Butter of kine
Made of milk, which kine or cows give; Jarchi says, this is the fat that is gathered on the top of milk, he means cream, and which indeed was the butter of the ancients, and is here meant:
and milk of sheep:
which they give, though not in such plenty as the kine, yet what is very wholesome and nourishing: the philosopher F2 observes, that sheep give more milk in proportion to the size of their bodies than cows: and Pliny F3 says their milk is sweeter and more nourishing, and the butter made of it is the fattest:
with fat of lambs;
or fat lambs, rich and delicious food:
and rams of the breed of Bashan, and goats;
a fruitful country abounding with pasturage, where rams and goats of the best sort were and the breed of them was coveted and had in the land of Canaan; the kine of Bashan are mentioned elsewhere, ( Psalms 22:12 ) ( Amos 4:1 ) ;
with the fat of kidneys of wheat:
that is, the best wheat, the grains are plump and full; and Aben Ezra observes, that a grain of wheat has some likeness to a kidney, see ( Psalms 81:16 ) ( 147:14 ) ;
and thou didst drink the pure blood of the grape;
wine which comes from the grape, red wine, pure and unmixed, see ( Genesis 40:11 ) ; the land of Canaan was a land of vines, and abounded with good wine, ( Deuteronomy 8:8 ) ; which the Israelites, when they came into it, drank of in common, who had only drank water in the wilderness, and had but little flesh, and lived on manna, and now abounded with plenty of all good things; all which are observed as instances of divine goodness, and to aggravate their ingratitude in rejecting the Messiah, they then enjoying all these good things, the land being alike fertile and affluent then, as appears from ( Isaiah 7:14 Isaiah 7:15 Isaiah 7:21 Isaiah 7:22 ) ; Jarchi applies this fruitfulness to the times of Solomon, as the butter of kine, and the kidneys of wheat, ( 1 Kings 4:22 1 Kings 4:23 ) ; and fat of lambs, and the blood of the grape, to the times of the ten tribes, ( Amos 6:4-6 ) ; but this was the constant fertility of the land, and lasted to the times of the Messiah: now all these may be expressive of the blessings of grace, and the spiritual food of the Gospel: Ainsworth very prettily remarks, that here is both food for babes and for grown persons, butter and milk for the one, and meat for the other, and drink for them both: the plain truths of the Gospel are like butter, soft and easy to be taken in, and like milk, easy of digestion, cooling, nourishing, sweet, and pleasant; the more sublime truths of the Gospel are meat for strong men, signified by the flesh of fat lambs, rams, and goats; which all being used in sacrifices were typical of Christ; as also the finest of wheat is an emblem of him the bread of life, on whom the weakest believer lives by faith; and the drink for both, the wine the blood of the grape, may signify the love of Christ, the Gospel and the truths of it, and the blessings of grace, which come through the everlasting covenant.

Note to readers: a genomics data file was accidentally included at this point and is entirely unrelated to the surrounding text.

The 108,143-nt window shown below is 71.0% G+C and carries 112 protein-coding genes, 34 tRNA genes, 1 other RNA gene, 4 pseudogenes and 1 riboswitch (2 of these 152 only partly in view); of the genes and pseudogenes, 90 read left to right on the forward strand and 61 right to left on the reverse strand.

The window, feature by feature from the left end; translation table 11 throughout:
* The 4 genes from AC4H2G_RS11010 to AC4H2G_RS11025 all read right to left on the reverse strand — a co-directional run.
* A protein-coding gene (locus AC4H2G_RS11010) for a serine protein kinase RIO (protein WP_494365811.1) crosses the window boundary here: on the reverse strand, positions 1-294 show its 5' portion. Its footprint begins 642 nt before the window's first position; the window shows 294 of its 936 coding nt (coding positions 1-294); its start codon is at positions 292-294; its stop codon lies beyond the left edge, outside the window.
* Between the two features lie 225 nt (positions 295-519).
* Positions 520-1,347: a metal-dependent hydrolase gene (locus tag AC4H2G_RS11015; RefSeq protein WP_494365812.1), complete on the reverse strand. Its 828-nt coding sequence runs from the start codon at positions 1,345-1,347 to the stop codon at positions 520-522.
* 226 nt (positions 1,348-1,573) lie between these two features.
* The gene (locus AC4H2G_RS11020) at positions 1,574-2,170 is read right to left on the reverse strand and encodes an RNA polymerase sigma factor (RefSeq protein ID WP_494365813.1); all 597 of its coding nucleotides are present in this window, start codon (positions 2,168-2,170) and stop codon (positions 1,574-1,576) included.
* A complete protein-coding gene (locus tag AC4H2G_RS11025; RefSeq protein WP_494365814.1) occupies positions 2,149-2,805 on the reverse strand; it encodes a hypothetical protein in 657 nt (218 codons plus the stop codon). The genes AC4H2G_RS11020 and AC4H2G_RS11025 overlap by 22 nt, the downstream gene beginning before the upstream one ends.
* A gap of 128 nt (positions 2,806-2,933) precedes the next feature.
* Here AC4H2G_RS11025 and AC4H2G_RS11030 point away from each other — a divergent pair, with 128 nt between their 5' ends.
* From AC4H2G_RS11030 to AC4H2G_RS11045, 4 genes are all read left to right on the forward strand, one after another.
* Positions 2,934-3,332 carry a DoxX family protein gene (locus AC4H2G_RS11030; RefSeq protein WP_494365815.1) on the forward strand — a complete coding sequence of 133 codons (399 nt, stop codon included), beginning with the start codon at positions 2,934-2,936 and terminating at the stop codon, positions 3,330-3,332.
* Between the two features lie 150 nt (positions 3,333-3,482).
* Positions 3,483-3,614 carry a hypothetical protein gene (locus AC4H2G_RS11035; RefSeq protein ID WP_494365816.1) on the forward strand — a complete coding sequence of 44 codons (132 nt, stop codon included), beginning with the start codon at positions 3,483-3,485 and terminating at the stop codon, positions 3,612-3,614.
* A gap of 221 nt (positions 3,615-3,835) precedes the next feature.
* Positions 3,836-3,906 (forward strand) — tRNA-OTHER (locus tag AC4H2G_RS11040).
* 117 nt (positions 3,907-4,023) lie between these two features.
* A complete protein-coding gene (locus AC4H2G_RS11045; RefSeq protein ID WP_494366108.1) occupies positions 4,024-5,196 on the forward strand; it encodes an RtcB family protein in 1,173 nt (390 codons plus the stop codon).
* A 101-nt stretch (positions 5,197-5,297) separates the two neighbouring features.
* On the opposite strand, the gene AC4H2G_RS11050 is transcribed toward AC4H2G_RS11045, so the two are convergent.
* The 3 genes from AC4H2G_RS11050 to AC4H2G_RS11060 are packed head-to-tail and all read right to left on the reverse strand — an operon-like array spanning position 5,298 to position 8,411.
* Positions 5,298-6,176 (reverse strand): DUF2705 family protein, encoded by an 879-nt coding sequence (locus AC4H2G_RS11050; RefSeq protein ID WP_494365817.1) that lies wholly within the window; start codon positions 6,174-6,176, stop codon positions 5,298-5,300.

F2 Aristot. Problem. sect. 10. qu. 6.
F3 Nat. Hist. l. 28. c. 9.